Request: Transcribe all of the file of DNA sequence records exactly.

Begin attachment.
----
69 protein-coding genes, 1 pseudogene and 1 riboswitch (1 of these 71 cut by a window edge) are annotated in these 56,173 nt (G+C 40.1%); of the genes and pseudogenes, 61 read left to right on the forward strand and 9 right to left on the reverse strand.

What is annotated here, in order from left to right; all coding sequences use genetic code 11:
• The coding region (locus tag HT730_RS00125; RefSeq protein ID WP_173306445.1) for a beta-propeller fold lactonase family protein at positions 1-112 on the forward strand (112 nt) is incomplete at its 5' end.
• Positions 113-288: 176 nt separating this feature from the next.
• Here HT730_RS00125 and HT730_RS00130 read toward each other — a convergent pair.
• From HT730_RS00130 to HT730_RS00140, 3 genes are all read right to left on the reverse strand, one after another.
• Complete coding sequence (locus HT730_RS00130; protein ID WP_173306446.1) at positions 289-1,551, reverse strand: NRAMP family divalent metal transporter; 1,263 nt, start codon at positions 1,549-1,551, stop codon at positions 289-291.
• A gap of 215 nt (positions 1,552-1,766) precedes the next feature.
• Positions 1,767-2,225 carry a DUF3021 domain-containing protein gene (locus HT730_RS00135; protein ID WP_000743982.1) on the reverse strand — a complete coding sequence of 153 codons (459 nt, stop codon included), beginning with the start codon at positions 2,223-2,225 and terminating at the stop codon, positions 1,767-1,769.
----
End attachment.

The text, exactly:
69 protein-coding genes, 1 pseudogene and 1 riboswitch (1 of these 71 cut by a window edge) are annotated in these 56,173 nt (G+C 40.1%); of the genes and pseudogenes, 61 read left to right on the forward strand and 9 right to left on the reverse strand.

What is annotated here, in order from left to right; all coding sequences use genetic code 11:
• The coding region (locus tag HT730_RS00125; RefSeq protein ID WP_173306445.1) for a beta-propeller fold lactonase family protein at positions 1-112 on the forward strand (112 nt) is incomplete at its 5' end.
• Positions 113-288: 176 nt separating this feature from the next.
• Here HT730_RS00125 and HT730_RS00130 read toward each other — a convergent pair.
• From HT730_RS00130 to HT730_RS00140, 3 genes are all read right to left on the reverse strand, one after another.
• Complete coding sequence (locus HT730_RS00130; protein ID WP_173306446.1) at positions 289-1,551, reverse strand: NRAMP family divalent metal transporter; 1,263 nt, start codon at positions 1,549-1,551, stop codon at positions 289-291.
• A gap of 215 nt (positions 1,552-1,766) precedes the next feature.
• Positions 1,767-2,225 carry a DUF3021 domain-containing protein gene (locus HT730_RS00135; protein ID WP_000743982.1) on the reverse strand — a complete coding sequence of 153 codons (459 nt, stop codon included), beginning with the start codon at positions 2,223-2,225 and terminating at the stop codon, positions 1,767-1,769.